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I am currently building a Neural Network library. I have constructed it as an object graph for simplicity. I am wondering if anyone can quantify the performance benefits of going to an array based approach. What I have now works very good for building networks of close to arbitrary complexity. Regular (backpropped) networks as well as recurrent networks are supported. I am considering having trained networks "compile" into some "simpler" form such as arrays.

I just wanted to see if anyone out there had any practical advice or experience building neural networks that deployed well into production. Is there any benefit to having the final product be array based instead of object graph based?

P.S Memory footprint is less important than speed.

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5 Answers 5

up vote 2 down vote accepted

This all depends on what language you are using - I assume you are using a C derivative.

In my implementations I've found the object graph approach far superior. There is some tradeoff in speed, but the ease of maintenance outweighs the object lookup calls. This all depends on whether you're looking for training speed or solving speed as well... I'm assuming you are most worried about training speed?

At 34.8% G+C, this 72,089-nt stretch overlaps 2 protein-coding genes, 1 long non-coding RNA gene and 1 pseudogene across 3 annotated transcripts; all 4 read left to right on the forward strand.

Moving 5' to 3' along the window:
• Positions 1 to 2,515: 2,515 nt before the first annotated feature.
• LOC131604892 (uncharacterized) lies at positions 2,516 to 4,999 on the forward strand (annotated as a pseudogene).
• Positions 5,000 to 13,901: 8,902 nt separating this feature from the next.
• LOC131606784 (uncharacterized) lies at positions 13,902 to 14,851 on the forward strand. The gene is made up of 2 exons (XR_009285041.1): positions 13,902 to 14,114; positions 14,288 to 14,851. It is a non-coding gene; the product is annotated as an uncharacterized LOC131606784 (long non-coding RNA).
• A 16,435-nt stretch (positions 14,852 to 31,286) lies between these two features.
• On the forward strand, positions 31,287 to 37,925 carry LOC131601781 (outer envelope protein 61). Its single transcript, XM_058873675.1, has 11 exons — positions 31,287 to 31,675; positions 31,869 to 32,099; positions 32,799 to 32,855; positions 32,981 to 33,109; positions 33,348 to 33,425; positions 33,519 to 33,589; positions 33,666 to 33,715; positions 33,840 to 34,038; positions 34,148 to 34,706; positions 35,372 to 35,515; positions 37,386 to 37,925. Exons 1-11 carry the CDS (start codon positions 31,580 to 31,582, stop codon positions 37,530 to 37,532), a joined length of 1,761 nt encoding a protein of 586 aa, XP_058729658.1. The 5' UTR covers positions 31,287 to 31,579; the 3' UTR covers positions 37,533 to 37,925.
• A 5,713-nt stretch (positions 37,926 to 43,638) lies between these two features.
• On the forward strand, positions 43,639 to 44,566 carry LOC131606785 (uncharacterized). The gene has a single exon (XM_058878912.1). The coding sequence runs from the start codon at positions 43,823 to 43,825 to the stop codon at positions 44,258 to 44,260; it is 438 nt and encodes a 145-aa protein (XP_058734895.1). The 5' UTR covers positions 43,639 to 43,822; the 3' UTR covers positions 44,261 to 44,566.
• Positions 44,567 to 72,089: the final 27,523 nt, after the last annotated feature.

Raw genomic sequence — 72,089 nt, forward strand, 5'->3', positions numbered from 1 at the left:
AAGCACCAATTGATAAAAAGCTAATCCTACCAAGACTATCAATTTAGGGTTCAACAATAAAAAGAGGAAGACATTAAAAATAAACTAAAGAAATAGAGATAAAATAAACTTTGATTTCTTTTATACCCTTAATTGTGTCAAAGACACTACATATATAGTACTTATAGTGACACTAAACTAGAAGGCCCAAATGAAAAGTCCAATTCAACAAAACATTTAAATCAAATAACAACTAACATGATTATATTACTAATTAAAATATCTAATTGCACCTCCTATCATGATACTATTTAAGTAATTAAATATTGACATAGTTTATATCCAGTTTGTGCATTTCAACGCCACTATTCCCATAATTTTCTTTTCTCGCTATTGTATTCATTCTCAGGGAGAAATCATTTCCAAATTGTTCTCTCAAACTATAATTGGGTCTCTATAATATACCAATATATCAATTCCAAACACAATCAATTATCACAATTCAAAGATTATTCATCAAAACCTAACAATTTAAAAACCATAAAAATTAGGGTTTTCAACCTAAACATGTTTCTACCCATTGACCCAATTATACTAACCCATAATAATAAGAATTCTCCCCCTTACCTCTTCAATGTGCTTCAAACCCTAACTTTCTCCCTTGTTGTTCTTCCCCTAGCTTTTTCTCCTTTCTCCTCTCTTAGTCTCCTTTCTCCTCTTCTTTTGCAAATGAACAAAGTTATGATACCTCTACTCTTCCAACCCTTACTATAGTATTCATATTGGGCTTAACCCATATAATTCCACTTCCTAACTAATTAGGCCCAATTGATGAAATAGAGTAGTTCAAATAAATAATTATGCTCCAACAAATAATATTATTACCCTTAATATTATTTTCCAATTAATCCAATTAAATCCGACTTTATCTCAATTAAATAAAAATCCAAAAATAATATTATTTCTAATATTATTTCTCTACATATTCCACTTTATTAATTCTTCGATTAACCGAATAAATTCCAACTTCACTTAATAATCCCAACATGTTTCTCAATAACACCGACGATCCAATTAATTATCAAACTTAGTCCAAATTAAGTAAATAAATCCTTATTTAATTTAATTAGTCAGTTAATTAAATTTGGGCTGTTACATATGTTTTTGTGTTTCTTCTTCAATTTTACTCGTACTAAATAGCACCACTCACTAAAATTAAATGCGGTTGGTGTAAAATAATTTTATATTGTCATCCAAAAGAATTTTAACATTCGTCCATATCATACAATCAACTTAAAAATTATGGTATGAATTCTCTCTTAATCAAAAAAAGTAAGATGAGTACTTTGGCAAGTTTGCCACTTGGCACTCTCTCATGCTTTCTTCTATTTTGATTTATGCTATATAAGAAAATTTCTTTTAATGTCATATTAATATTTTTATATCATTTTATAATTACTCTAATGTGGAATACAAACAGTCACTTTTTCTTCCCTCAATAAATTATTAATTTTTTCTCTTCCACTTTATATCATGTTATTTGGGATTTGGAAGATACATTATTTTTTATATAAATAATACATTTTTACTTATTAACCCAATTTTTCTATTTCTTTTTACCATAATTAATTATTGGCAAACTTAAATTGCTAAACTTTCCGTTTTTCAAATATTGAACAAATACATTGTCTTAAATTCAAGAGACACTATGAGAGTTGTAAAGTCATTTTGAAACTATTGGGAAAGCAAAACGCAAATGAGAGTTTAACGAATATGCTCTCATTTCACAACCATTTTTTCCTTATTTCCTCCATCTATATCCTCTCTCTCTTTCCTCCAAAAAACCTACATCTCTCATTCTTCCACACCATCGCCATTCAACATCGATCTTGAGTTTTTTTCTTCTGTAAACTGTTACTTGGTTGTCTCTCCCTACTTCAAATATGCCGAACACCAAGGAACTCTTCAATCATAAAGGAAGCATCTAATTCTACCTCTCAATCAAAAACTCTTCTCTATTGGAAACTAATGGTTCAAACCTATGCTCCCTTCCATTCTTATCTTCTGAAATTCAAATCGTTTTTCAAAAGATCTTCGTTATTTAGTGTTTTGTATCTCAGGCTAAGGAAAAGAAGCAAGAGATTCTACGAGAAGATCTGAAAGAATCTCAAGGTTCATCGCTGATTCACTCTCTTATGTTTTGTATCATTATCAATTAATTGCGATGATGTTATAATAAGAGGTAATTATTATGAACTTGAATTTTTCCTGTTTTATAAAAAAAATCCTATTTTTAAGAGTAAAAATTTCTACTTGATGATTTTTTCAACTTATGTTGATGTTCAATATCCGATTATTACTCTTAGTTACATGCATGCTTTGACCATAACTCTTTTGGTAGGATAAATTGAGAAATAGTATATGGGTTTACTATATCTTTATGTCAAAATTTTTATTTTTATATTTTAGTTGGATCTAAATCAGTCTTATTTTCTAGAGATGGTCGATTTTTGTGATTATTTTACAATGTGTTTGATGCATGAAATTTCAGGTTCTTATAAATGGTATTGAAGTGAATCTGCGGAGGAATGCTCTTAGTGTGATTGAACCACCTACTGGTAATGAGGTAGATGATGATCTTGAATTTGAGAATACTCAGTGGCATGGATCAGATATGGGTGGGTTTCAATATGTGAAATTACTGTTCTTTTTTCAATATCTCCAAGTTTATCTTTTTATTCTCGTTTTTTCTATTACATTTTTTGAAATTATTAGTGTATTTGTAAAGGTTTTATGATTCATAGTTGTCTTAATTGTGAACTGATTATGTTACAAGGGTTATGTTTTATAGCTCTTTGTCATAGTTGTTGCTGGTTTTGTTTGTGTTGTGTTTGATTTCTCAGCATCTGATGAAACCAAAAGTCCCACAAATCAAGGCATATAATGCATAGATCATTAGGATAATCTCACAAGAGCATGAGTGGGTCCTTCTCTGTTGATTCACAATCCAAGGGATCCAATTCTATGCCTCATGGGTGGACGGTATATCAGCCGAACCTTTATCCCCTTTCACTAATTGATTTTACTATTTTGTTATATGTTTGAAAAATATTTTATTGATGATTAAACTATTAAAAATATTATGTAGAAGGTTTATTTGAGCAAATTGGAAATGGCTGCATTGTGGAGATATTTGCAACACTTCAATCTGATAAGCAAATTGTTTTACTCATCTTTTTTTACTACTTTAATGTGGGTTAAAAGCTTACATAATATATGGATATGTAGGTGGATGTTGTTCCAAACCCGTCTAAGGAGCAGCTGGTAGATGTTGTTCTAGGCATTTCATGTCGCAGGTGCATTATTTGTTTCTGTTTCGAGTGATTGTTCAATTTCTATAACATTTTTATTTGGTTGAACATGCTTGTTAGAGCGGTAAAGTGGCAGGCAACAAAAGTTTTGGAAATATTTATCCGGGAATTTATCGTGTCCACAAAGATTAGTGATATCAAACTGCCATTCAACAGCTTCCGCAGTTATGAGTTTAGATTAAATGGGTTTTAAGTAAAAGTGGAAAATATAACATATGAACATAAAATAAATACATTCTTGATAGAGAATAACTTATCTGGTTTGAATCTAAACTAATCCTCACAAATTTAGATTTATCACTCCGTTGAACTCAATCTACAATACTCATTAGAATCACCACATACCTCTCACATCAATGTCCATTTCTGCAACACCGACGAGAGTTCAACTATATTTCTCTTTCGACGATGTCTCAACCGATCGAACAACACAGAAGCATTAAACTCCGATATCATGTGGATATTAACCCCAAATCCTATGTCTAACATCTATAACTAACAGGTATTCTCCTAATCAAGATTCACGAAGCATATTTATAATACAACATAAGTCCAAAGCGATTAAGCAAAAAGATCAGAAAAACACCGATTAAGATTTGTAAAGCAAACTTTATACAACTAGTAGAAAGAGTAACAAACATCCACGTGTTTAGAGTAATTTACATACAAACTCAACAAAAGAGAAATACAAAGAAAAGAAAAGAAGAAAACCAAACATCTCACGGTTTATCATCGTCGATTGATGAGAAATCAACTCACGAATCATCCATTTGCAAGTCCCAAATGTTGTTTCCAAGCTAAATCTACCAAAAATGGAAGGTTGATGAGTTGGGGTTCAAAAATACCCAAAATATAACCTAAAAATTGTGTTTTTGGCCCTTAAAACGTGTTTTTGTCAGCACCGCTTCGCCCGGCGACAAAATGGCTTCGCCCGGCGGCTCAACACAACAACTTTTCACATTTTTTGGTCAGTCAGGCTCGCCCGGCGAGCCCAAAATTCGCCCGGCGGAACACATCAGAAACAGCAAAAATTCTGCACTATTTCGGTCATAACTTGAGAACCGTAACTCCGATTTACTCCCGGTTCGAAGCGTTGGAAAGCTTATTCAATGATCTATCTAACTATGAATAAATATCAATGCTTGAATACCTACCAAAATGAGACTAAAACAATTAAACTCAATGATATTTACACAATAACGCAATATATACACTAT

You can always end up micro-optimizing some of the object call issues if need be.

Considering your secondary motive of sub-netting the networks, I think it's even more important to be object based - it makes it much easier to take out portions of the work.

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People have started using GPGPU techniques in AI, and having your neural net in matrix form could leverage the much faster matrix ops in your typical graphics card.

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That I have considered however our cluster currently does not have any GPUs. I plan to implement that in the future to convince people that we need some GPUs in our clusters –  Steve Jan 24 '09 at 7:07

However you implement it, you must never forget:

Just make sure you don’t have it maximize instead of minimize.

http://xkcd.com/534/

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haha. I saw that this morning. We are extensive users of GAs :-) –  Steve Jan 24 '09 at 7:06

It's been a while, but I recall that speed is usually only an issue during training of the Neural Network.

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I don't have any personal experience writing such a library, but I can link you to some popular open-source projects which you could perhaps learn from. (Personally I would just use one of these existing libraries.)

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